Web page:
(09-06-14) To cheer up Mom after a surgery in 2002 (she was 79), my brother Barry, a physician, sent her a Dave Barry column. The column was written after Dave Barry saw the Rolling Stones in concert that fall. The Stones were in their 40th year of touring. “Mom,” wrote Barry in the margin of the column, “Laughter is great medicine!” Here are excerpts.
Keith [Richards] is not a health nut. His idea of taking care of his body is to occasionally play an entire song without smoking a cigarette. He has very deep facial creases: You expect at any moment to see a prairie dog poke its head out of his face, blink at the lights, then duck down again …
This is not a pretty-boy band. If they’ve had any plastic surgery, it was apparently done at Home Depot.
But their looks don’t matter … What matters is that, in clear violation of the laws of biology, the Stones are still performing, and they’re really good. They do a butt-kicking show that does not rely on special effects, aside from Mick Jagger’s pants, which are the smallest pants I have ever seen on a grown man. They look like he got them in the Toys ‘R Us Barbie section, from a box labeled “Rock Star Ken.”
photo: Wikimedia Commons (by Machocarioca)
(09-04-14) Around age 40, Mom wrote out three coping tools in clear block letters.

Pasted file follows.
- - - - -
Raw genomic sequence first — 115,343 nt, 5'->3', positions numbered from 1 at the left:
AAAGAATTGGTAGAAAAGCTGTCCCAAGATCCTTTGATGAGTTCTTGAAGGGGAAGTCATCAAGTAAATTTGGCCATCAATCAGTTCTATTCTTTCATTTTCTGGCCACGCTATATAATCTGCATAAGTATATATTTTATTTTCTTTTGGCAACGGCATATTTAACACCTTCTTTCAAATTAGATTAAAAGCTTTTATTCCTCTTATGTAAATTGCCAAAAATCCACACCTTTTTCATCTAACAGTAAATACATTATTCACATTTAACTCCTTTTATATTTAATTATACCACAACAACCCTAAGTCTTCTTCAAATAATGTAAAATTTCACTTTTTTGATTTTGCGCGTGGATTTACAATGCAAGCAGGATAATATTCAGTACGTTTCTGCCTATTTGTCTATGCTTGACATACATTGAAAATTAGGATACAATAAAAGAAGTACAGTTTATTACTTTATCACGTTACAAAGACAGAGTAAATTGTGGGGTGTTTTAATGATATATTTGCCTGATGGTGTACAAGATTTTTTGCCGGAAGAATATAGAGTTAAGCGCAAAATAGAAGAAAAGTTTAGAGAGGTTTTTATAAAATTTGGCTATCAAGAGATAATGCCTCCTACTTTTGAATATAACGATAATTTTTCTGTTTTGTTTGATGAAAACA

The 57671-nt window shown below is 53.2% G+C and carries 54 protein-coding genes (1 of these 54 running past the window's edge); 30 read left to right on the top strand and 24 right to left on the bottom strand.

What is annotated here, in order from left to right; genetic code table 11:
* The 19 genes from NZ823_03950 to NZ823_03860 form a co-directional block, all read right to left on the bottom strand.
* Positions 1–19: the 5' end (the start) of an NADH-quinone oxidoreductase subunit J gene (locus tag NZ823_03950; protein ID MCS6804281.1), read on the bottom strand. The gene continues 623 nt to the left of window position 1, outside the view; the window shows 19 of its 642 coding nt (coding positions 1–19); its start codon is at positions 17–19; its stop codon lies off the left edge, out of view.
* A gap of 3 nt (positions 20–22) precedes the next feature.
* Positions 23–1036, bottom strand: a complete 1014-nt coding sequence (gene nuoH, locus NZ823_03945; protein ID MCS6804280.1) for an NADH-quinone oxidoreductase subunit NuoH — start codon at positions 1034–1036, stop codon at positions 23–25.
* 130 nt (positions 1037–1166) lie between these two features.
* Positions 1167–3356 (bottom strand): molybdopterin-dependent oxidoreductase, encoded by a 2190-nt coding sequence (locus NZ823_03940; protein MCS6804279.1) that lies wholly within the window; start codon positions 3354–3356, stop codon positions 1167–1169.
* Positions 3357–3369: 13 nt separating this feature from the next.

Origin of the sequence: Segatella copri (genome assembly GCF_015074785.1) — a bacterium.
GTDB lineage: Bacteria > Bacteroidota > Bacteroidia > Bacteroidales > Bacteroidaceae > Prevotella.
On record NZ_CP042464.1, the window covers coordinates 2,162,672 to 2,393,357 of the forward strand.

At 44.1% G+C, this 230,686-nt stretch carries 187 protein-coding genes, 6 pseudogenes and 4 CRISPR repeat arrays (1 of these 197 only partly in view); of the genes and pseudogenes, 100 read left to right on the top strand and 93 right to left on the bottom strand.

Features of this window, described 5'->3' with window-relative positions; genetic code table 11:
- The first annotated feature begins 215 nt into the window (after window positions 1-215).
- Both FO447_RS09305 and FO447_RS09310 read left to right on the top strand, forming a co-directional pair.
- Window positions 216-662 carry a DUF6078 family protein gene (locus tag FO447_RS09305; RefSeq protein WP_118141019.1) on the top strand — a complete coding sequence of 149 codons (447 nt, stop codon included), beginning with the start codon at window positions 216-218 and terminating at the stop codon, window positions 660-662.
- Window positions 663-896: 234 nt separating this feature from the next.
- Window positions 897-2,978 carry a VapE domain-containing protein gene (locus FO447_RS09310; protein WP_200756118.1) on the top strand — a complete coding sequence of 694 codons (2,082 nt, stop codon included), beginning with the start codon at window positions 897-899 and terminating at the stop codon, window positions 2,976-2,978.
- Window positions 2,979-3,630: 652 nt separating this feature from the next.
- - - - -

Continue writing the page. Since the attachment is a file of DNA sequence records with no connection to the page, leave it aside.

(08-30-14) In 1967 while at Oberlin College, my sister Christie sent this note home to 44 year-old Mom, along with a gift.
Here is a happy dress – wear it and be happy. Seltzers should not be unhappy or old before their time. Write me some good news.
P.S.: It zips up the back.
(08-28-30) On a piece of scrap paper that ended up in a box of her travel journals and diaries, Mom wrote this quote that’s attributed to Colette.
Look for a long time at what pleases you,
and longer still at what pains you.
(08-23-14) When she was in her late thirties, Mom stashed this list in a diary. A slightly different version of it is attributed to department store founder Marshall Field. Pictured is my sister Terrel (who embodies items on the list) with a load of flowers after her daughter’s wedding in July 2013.
Twelve things to remember:
The value of time
The success in perseverance
The pleasure of working
The dignity of simplicity
The worth of character
The power of kindness
The influence of example
The obligation of duty
The wisdom of economy
The virtue of patience
The importance of talent
The joy of originating
(08-21-14) In her 1960 diary, Mom saved a review of Akira Kurosawa’s movie “Ikiru” (“To Live”). Mom and Dad had gone to see “Ikiru,” although Mom had been reluctant. “He talked me into it,” she wrote. “Imagine what I would have missed.” The movie, about a man who learns he has only months to live, follows him during his remaining days. The reviewer wrote that the dying become more conscious of the ideas below. These ideas cross my mind as I consider Mom and Dad’s effects on the world, in all their variety.
Only dying is death. Once a person dies, death is finished.
And all that remains is the life as it was, now unalterable and complete.
(08-16-14) Mom saved this in her 1967 diary. That year, she was 44 and Dad was 50. They were in their 22nd year of marriage and were sailing into stormy weather. There had been a fight. Dad wrote this note using one of his many pet names for Mom. He was ready to move past it, whatever “it” was, but he was still smoldering … judging from that “I think -”. They moved past it again and again and stayed married until Dad’s death 30 years later.
I love you, anyway –
I think –
(08-14-14) Here’s a note from Mom to Mom.